Bryden J. Stanley, BVMS, MACVSc, MVetSc, DACVS
There are often several options for managing wounds and cutaneous defects successfully. Our aim is to restore pain-free function rapidly with the best cosmetic results, at a reasonable cost to the owner. Wounds in small animals often heal completely by second intention due to excellent contraction in these species. However, if a defect is large or subject to repetitive trauma, second intention healing may be cosmetically and/or functionally inferior to a reconstructive procedure. Deciding when to close a wound is based on several factors affecting the wound, including degree of contamination, extent of soft tissue injury/ischemia, time since injury, potential for dead space, certain aetiologies, host status, and client/patient considerations. Timing of wound closure is classified as:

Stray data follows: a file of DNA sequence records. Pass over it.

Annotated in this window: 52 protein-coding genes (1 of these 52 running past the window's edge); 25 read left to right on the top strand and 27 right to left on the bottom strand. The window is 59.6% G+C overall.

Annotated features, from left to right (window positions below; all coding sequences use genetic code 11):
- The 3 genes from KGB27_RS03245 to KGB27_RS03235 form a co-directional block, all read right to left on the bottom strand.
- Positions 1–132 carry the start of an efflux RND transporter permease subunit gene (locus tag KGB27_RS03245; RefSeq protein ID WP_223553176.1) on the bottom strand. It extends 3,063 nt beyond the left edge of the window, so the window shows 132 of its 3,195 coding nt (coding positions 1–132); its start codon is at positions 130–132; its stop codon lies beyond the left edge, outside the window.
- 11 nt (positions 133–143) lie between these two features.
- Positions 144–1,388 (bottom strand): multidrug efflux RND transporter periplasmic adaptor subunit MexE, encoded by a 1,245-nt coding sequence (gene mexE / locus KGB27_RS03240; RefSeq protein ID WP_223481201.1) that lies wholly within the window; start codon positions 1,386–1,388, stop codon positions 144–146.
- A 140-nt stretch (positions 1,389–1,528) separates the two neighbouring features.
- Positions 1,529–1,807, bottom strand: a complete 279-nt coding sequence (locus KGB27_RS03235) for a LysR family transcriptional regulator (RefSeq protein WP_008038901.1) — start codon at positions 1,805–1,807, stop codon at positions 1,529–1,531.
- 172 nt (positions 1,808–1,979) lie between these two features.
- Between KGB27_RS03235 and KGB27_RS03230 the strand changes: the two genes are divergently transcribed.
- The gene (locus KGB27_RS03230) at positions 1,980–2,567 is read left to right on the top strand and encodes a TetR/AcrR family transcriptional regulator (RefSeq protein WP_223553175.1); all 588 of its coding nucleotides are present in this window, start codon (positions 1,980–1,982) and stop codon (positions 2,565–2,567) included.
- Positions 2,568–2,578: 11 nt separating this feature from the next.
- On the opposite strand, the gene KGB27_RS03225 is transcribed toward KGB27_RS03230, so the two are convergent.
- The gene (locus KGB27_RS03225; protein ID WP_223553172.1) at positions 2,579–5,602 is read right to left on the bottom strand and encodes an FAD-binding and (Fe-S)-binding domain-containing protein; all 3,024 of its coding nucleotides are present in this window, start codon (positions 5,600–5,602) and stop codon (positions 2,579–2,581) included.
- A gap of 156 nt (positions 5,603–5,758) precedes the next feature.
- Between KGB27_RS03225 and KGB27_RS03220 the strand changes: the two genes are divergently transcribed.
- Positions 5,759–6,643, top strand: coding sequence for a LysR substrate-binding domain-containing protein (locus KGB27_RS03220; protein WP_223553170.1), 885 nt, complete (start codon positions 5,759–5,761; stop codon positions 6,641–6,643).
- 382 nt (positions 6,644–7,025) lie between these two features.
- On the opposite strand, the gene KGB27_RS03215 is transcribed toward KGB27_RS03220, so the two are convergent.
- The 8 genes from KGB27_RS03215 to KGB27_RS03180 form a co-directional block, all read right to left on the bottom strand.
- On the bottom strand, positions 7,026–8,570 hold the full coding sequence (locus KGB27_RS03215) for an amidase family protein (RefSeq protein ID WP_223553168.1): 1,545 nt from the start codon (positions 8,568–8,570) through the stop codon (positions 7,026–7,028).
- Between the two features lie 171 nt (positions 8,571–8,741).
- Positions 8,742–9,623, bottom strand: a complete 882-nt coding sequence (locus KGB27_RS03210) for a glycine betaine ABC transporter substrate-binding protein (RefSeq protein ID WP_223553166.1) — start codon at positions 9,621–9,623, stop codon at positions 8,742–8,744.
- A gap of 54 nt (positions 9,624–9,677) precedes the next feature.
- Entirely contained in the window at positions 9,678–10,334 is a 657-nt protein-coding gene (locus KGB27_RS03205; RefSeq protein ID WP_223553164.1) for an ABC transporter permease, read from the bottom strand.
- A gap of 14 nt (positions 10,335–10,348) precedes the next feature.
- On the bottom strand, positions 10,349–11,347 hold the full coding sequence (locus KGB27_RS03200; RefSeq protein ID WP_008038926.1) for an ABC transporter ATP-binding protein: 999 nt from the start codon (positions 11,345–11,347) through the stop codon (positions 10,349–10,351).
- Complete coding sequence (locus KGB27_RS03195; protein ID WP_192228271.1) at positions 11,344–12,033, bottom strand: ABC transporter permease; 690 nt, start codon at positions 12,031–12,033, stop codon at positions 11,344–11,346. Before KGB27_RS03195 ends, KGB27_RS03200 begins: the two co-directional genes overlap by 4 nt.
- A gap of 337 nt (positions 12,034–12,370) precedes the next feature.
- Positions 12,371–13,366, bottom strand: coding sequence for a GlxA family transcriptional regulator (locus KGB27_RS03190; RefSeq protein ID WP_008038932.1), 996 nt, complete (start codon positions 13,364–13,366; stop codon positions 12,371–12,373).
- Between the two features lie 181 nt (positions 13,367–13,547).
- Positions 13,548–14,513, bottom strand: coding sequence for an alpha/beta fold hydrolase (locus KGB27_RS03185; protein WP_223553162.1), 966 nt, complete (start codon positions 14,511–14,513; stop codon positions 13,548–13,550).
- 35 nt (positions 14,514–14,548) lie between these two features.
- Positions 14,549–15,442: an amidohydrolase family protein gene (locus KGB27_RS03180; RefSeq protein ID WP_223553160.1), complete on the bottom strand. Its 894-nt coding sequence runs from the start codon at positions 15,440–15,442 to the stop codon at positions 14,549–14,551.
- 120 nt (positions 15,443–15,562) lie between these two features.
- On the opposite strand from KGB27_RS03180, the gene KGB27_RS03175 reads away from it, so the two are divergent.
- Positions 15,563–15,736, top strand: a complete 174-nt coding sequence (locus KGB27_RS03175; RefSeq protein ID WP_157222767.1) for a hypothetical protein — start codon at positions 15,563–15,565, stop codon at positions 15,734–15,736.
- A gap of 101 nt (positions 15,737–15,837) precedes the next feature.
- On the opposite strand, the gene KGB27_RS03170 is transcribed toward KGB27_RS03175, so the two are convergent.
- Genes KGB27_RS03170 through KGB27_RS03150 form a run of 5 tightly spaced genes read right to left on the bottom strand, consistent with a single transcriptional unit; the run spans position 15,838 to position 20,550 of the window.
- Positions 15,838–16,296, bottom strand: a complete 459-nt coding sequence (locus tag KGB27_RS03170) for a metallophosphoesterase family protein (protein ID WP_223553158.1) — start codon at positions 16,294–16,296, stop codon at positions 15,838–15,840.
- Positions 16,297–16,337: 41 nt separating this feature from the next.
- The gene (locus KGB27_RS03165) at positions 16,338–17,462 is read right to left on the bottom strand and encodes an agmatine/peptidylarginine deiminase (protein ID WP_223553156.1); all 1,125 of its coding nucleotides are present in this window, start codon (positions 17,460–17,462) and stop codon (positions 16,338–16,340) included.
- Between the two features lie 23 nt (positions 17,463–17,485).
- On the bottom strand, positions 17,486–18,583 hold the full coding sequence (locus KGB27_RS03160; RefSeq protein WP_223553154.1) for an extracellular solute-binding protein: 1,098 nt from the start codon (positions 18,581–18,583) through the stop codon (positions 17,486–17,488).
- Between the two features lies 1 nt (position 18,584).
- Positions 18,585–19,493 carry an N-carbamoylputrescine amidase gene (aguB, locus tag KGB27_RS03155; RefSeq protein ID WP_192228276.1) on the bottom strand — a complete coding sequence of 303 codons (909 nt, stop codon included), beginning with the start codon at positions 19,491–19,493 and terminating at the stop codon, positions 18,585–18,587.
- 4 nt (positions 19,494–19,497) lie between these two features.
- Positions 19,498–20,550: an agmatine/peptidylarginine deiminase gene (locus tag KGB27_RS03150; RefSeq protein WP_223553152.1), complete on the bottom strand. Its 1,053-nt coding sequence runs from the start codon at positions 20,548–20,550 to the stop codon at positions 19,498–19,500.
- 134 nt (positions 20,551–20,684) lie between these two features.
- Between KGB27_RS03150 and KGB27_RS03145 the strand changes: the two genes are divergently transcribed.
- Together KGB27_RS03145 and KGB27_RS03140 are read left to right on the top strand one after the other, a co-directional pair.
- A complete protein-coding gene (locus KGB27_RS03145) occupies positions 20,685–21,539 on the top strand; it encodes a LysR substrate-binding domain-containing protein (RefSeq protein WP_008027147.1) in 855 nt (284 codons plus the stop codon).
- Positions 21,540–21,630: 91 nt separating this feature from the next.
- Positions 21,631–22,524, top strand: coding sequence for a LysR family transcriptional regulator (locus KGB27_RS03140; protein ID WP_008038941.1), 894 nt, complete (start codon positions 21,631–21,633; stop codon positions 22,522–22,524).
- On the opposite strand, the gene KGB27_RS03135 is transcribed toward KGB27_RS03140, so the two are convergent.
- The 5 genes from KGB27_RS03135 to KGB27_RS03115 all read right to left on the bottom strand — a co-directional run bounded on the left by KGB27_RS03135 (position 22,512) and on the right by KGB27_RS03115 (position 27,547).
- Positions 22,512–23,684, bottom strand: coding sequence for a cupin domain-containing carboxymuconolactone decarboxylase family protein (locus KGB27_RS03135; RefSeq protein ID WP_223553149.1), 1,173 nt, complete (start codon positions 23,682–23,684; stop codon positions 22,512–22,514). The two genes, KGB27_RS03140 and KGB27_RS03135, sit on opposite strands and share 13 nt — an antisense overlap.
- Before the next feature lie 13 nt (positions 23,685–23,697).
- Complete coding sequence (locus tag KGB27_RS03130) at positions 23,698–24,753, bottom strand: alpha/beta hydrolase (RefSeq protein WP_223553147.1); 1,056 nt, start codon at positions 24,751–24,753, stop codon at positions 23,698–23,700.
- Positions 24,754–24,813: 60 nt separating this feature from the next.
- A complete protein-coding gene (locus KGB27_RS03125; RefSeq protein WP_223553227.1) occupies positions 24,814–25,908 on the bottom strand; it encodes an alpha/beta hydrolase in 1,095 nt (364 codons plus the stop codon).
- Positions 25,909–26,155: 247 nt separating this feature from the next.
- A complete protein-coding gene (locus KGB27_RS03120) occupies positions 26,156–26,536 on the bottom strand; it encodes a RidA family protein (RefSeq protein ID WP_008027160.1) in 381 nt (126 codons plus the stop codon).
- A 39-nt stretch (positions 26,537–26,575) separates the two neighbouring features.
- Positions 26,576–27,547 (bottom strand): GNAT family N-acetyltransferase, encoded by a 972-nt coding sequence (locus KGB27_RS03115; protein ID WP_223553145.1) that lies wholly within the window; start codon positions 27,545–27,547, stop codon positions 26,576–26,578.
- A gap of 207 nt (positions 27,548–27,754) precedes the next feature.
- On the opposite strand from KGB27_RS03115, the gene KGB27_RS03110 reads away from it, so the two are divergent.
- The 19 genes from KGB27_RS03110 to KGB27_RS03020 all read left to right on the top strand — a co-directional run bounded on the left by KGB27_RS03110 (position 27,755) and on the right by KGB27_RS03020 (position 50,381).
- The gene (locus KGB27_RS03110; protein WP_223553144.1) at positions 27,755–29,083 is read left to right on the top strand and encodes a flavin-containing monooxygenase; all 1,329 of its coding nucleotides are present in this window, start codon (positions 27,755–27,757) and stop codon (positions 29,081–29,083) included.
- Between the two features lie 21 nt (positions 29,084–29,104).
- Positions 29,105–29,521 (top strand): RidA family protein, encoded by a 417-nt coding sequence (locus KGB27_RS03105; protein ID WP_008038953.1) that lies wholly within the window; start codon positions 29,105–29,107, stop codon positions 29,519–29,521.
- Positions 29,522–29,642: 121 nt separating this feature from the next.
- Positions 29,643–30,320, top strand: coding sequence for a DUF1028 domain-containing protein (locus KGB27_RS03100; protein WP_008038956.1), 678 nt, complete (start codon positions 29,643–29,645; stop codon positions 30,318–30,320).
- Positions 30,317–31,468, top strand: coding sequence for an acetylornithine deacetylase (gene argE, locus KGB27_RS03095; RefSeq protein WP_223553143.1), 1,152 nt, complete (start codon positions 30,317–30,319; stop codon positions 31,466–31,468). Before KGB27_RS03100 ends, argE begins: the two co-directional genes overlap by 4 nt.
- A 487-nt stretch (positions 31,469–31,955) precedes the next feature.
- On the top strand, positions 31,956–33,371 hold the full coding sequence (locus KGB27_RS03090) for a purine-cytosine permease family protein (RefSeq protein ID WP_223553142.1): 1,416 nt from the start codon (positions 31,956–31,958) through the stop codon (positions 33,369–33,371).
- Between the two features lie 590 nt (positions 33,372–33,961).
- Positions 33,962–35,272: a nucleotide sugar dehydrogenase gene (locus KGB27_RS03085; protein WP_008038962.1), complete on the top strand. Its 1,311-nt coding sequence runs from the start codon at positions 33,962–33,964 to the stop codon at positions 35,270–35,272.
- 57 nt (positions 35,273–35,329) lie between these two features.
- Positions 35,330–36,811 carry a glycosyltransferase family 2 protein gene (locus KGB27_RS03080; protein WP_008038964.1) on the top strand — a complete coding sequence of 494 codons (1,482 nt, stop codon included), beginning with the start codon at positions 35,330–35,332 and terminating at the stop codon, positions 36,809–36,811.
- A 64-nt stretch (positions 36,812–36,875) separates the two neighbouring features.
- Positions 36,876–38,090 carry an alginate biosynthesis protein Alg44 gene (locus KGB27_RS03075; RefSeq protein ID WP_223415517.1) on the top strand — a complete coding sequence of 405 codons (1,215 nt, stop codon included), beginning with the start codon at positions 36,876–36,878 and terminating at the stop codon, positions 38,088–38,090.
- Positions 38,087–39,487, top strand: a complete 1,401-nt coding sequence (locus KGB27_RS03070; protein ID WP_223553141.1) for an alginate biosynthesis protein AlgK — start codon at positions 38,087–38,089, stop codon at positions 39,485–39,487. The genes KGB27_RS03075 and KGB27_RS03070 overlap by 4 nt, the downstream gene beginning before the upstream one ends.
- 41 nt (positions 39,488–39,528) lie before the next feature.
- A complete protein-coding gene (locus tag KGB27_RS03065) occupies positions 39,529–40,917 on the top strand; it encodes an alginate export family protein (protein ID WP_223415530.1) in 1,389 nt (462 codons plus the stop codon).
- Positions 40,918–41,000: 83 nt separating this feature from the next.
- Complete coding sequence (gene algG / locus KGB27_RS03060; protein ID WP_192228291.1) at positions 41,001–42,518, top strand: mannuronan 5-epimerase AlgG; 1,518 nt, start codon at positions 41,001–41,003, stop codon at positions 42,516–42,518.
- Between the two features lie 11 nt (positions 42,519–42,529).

1. Primary closure = immediate closure of wound
2. Delayed primary closure = closure before granulation tissue appears in the wound
3. Secondary closure = closure when granulation tissue is present
4. Second intention healing = heals only by fibroplasia, epithelialization and contraction
Reconstructive techniques can be employed at any point in the wound management process (primary, delayed primary or secondary closure). If there is uncertainty as to whether a wound is ready for closure, then it is generally prudent to manage open until the decision is clear.